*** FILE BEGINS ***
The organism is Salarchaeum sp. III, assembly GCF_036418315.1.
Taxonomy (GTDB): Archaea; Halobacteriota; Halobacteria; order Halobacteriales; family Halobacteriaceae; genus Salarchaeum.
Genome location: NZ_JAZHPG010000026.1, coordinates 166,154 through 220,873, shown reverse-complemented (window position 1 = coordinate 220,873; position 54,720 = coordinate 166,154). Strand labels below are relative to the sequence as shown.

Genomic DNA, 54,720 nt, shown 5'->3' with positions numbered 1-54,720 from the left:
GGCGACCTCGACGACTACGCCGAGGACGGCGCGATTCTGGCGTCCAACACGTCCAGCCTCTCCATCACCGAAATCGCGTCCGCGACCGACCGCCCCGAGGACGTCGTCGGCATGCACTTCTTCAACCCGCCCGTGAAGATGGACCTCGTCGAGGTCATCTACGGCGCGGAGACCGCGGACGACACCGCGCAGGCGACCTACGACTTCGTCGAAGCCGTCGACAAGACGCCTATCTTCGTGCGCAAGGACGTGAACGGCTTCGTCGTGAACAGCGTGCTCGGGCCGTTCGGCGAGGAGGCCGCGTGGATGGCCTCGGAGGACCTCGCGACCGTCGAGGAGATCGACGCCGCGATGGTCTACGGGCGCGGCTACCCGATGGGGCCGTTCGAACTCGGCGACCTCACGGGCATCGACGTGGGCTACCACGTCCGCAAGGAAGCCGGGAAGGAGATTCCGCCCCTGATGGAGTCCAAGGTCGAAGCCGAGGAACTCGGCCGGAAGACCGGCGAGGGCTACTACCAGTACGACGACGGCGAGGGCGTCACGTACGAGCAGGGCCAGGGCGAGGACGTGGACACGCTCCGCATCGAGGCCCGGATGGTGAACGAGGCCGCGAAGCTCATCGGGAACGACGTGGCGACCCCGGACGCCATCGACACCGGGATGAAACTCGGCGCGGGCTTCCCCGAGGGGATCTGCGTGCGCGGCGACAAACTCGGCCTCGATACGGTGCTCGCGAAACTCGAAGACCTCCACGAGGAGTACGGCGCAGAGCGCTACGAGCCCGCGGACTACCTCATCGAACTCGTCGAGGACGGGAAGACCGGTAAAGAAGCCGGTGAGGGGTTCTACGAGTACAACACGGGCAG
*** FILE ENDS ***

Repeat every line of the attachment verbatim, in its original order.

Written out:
The organism is Salarchaeum sp. III, assembly GCF_036418315.1.
Taxonomy (GTDB): Archaea; Halobacteriota; Halobacteria; order Halobacteriales; family Halobacteriaceae; genus Salarchaeum.
Genome location: NZ_JAZHPG010000026.1, coordinates 166,154 through 220,873, shown reverse-complemented (window position 1 = coordinate 220,873; position 54,720 = coordinate 166,154). Strand labels below are relative to the sequence as shown.

Genomic DNA, 54,720 nt, shown 5'->3' with positions numbered 1-54,720 from the left:
GGCGACCTCGACGACTACGCCGAGGACGGCGCGATTCTGGCGTCCAACACGTCCAGCCTCTCCATCACCGAAATCGCGTCCGCGACCGACCGCCCCGAGGACGTCGTCGGCATGCACTTCTTCAACCCGCCCGTGAAGATGGACCTCGTCGAGGTCATCTACGGCGCGGAGACCGCGGACGACACCGCGCAGGCGACCTACGACTTCGTCGAAGCCGTCGACAAGACGCCTATCTTCGTGCGCAAGGACGTGAACGGCTTCGTCGTGAACAGCGTGCTCGGGCCGTTCGGCGAGGAGGCCGCGTGGATGGCCTCGGAGGACCTCGCGACCGTCGAGGAGATCGACGCCGCGATGGTCTACGGGCGCGGCTACCCGATGGGGCCGTTCGAACTCGGCGACCTCACGGGCATCGACGTGGGCTACCACGTCCGCAAGGAAGCCGGGAAGGAGATTCCGCCCCTGATGGAGTCCAAGGTCGAAGCCGAGGAACTCGGCCGGAAGACCGGCGAGGGCTACTACCAGTACGACGACGGCGAGGGCGTCACGTACGAGCAGGGCCAGGGCGAGGACGTGGACACGCTCCGCATCGAGGCCCGGATGGTGAACGAGGCCGCGAAGCTCATCGGGAACGACGTGGCGACCCCGGACGCCATCGACACCGGGATGAAACTCGGCGCGGGCTTCCCCGAGGGGATCTGCGTGCGCGGCGACAAACTCGGCCTCGATACGGTGCTCGCGAAACTCGAAGACCTCCACGAGGAGTACGGCGCAGAGCGCTACGAGCCCGCGGACTACCTCATCGAACTCGTCGAGGACGGGAAGACCGGTAAAGAAGCCGGTGAGGGGTTCTACGAGTACAACACGGGCAG